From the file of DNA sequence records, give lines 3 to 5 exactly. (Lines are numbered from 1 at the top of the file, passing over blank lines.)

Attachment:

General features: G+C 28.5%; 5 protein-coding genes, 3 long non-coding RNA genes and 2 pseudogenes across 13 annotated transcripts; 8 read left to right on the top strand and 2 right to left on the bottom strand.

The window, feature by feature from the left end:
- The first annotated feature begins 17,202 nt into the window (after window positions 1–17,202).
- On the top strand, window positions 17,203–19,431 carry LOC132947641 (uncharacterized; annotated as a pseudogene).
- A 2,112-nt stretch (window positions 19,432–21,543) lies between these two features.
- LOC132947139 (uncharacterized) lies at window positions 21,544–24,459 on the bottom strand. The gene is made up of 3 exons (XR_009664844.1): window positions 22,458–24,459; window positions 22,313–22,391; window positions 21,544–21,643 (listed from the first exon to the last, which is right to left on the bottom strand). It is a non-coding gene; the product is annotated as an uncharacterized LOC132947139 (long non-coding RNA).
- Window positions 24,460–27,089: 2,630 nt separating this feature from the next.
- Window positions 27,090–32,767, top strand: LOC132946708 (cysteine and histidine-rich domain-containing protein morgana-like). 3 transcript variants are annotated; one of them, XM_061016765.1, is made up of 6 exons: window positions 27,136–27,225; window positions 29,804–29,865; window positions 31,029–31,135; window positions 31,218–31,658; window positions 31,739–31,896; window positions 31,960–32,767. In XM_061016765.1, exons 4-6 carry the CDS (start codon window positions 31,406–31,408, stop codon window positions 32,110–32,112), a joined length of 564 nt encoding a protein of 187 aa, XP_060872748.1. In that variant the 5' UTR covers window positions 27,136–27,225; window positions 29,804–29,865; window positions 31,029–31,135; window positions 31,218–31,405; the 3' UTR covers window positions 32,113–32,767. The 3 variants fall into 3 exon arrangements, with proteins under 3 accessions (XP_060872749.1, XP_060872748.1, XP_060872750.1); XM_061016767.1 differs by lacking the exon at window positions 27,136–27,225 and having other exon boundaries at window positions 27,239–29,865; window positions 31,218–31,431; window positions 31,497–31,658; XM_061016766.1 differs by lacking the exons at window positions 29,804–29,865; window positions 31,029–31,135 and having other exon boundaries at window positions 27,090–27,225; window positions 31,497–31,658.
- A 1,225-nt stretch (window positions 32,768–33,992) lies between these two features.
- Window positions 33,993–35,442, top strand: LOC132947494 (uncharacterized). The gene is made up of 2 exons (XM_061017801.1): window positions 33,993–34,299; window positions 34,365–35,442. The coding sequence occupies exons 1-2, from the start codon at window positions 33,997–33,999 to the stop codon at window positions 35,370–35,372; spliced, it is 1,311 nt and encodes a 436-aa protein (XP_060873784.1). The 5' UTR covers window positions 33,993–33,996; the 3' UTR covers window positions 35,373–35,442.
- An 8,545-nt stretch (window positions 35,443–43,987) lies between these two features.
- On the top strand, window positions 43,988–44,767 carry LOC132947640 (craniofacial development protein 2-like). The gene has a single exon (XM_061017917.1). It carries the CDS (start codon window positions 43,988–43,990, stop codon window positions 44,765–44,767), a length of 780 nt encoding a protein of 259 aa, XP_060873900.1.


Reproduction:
- The first annotated feature begins 17,202 nt into the window (after window positions 1–17,202).
- On the top strand, window positions 17,203–19,431 carry LOC132947641 (uncharacterized; annotated as a pseudogene).
- A 2,112-nt stretch (window positions 19,432–21,543) lies between these two features.